COAL: A VW Bus That Was, One That Wasn’t, and an Isuzu I-Mark

I met Mike shortly after I arrived at UOregon, somewhere between a couple of classes we took together and KWVA, the campus radio station. I did news; I thought I was ever so clever to start the weather reports with “Lookin’ out that exclusive K-W-V-A weather window!. The joke was—fasten yer seatbelt, here it comes—there was no KWVA window of any kind, for the studio was a thoroughly interior room near the back of an upstairs level of the student union building. Ba-da-bing, et cetera. Yeez, what a dork.

Mike, on the other hand, was an actual, real, honest-to-glassblowing hippie; the kind I’d only ever read about in books. And I mean it; my suburban Denver high school library had a book with a chapter about hippies. There was a black-and-white picture of a shirtless, beardy longhair smoking a joint in the middle of a cornfield. Here we see the North American hippie in his natural habitat might as well have been the caption. I’d glanced cautiously at the book, a few pages at a time, way back in the stacks, lest anyone see me looking at a picture of someone doing something illegal.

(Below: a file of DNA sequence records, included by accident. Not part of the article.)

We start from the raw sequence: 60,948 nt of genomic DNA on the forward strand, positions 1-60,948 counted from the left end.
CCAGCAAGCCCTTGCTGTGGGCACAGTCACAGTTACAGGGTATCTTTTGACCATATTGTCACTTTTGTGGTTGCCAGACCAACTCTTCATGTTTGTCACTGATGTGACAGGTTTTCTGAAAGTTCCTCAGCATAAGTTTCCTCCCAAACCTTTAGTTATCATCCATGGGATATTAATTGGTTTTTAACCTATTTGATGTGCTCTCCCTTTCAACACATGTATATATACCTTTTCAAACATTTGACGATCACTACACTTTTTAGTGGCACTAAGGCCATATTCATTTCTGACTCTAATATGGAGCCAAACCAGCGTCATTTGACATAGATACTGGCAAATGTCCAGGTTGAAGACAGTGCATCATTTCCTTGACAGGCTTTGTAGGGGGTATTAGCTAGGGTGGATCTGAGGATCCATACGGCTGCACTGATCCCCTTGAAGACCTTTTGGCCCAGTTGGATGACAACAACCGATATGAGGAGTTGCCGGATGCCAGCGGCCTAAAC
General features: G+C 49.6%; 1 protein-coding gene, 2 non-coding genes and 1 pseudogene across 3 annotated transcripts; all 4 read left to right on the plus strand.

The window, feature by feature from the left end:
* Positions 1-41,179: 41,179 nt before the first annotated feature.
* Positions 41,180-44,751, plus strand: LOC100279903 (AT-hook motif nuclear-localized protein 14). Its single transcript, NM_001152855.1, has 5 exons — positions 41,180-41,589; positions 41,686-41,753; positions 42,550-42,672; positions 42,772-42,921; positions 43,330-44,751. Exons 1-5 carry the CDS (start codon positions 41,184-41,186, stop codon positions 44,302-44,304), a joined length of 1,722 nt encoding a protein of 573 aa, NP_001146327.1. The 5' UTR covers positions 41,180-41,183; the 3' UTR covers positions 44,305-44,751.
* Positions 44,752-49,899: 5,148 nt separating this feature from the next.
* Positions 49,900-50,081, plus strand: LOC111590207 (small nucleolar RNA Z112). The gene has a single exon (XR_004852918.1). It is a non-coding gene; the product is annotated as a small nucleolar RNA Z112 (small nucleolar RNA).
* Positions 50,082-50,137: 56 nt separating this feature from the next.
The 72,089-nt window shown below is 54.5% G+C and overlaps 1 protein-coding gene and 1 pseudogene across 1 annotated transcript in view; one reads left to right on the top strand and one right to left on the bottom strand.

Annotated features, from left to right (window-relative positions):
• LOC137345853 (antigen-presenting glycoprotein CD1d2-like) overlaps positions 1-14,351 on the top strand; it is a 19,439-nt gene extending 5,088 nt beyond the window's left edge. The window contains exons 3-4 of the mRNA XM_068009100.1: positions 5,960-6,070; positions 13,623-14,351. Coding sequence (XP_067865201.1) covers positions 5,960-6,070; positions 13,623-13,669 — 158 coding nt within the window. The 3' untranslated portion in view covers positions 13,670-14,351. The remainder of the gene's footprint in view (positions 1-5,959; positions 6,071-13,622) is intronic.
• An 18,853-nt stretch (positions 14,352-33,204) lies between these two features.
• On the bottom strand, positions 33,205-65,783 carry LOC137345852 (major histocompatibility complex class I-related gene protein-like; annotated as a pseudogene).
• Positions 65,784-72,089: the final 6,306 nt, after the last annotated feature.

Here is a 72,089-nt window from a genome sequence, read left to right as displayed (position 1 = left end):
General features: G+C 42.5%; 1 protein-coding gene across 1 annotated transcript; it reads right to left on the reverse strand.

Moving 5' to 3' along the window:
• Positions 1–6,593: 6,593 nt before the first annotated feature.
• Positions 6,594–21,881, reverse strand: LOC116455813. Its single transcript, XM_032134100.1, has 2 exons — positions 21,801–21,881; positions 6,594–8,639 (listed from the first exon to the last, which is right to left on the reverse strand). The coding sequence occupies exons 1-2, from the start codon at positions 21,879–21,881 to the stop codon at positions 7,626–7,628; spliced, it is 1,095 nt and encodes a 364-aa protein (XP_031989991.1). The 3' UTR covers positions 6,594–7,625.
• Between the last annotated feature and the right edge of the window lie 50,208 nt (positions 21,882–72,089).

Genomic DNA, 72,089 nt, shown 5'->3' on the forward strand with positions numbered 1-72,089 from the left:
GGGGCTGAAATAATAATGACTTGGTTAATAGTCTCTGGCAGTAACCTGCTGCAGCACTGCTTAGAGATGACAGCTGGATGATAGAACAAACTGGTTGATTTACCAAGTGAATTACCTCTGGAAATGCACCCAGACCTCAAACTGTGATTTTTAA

Mike did the late-late radio shows on Saturday night, called Infinity Time and The Stone Zone. We hung out in the studio during the shows. Oh, that’s why “In-A-Gadda-Da-Vida” is so long: plenty of time to get down to the loading dock, spend a few –hours– minutes grazing in the grass in his comfy VW Bus, and get back up to the studio in time to put on the next track, all without hurry or worry (assuming one of us remembered to block open the back door to the building).

We weren’t the only ones grazing in the grass in Eugene on Saturday night, believe it or don’t; the swing shift employees at the big commercial bakery in town (Oroweat? Franz?) used to call in and explain, very earnestly and at great and repetitive length, why it was essential that Mike put on the song they wanted to hear. Sometimes they could even almost remember the title. It was all good; Mike appreciated his audience and their state of mind; he did his best to work their tunes into the playlist—sometimes mixed with a tape loop of Kermit the Frog going “Do you know what’s green? Do you know what’s green? Do you know what’s green?“.

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